"I call architecture frozen music" - Johann Wolfgang von Goethe

The grandeur of Indian architecture is rooted in its rich history, culture and religion. Indian architecture is an assimilation of all the global influences on Indian culture through the country’s past, which is why there is no single representative form of architecture in India, but an amalgamation of many diverse influences. Take a trip through time with Airborne and explore India’s stunning architectural marvels.

Under the patronage of the Mughal emperors, there was a revival of grand architecture in India, with Islamic, Persian and Indian influences. One of the best known examples of the period is the majestic city of Fatehpur Sikri. The complex comprises embellished palaces, airy courtyards, reflecting pools, majestic tombs, harems, and the great mosque of Salim Chishti with the Buland Darwaza as its crowning glory.

Situated in the state of Karnataka, the Hoysala temples, built around the 13th century by King Vishnuvardhana’s chief architect, have wall carvings from top to bottom that depict scenes from the Mahabharata and Ramayana, the two most revered ancient epics in India.

The Khajuraho Temples, built around the 10th century, during the reign of the Chandela Rajput kings, celebrate the carnal form of love, with erotic sculptures and carvings all over the temples. Located in the state of Madhya Pradesh, the temples blend the best of both northern and southern Indian styles of temple building. The Konark Temple in Odisha, constructed in the 13th century, is built in the form of a chariot dedicated to the Sun God.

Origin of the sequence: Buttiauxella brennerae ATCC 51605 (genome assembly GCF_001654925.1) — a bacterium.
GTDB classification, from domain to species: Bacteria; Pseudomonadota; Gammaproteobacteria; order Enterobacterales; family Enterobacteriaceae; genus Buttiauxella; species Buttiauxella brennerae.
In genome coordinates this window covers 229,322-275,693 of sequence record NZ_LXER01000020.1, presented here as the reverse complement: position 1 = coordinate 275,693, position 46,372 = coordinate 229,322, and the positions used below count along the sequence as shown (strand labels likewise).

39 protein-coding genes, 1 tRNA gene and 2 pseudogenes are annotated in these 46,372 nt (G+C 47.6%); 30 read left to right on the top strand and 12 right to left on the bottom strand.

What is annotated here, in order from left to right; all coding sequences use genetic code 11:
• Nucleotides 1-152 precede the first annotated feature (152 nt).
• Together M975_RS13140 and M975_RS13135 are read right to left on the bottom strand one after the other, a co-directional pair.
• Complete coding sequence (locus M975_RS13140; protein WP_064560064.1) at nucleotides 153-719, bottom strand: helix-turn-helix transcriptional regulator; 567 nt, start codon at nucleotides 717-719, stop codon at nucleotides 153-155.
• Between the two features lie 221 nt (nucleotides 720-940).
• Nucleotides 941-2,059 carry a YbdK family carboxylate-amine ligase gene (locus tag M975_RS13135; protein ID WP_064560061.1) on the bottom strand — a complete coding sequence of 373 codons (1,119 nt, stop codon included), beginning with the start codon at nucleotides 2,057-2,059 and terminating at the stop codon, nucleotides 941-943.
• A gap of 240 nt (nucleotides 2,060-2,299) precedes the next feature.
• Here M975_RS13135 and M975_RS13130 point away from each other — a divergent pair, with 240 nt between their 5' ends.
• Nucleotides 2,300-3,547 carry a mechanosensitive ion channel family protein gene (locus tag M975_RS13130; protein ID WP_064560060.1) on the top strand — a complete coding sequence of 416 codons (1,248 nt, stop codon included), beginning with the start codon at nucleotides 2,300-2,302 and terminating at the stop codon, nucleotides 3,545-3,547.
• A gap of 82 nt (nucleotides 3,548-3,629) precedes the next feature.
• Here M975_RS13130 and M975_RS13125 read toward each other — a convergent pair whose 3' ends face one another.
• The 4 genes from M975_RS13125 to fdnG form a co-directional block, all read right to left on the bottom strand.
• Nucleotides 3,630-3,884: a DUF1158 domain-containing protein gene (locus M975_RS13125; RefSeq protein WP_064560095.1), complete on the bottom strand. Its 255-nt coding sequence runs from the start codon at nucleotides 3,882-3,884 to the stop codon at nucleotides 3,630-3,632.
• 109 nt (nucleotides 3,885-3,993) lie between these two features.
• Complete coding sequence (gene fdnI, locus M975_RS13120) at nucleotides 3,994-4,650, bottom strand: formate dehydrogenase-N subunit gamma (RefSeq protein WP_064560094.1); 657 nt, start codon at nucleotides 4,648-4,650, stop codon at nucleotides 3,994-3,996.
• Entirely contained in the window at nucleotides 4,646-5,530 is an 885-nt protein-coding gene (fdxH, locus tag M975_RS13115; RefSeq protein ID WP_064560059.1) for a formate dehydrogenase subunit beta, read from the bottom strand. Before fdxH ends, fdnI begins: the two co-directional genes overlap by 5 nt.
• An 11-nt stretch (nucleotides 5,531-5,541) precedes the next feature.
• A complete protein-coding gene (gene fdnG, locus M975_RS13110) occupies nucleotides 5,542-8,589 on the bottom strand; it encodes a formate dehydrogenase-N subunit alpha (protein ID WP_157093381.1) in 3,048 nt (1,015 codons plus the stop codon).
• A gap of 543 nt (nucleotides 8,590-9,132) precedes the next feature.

When King Ashoka renounced violence and embraced the teachings of Buddhism in 265 BCE, he erected Pillars throughout the eastern and southern states of India. These pillars had Ashoka’s edicts engraved on them, explaining his philosophy of ‘Dhamma’ – enlightened and responsible coexistence. In the North, the Buddhist gompas or monasteries of Ladakh are repositories of historic Buddhist art and wealth. Embellished in gold, silver and turquoise, their origins can be traced as far back as the 15th century. They now serve as educational and religious centres.

The Rajput valour still resonates in the country through the remains of the Golden Fort of Jaisalmer and the Chittorgarh Fort in Rajasthan, the cultural epicentre of India. These are ornamented from the entrance to the backyard, and the havelis inside the forts feature many reminders of Rajput traditions and art. Despite having been attacked and ransacked repeatedly, the forts still stand tall in all their might and glory.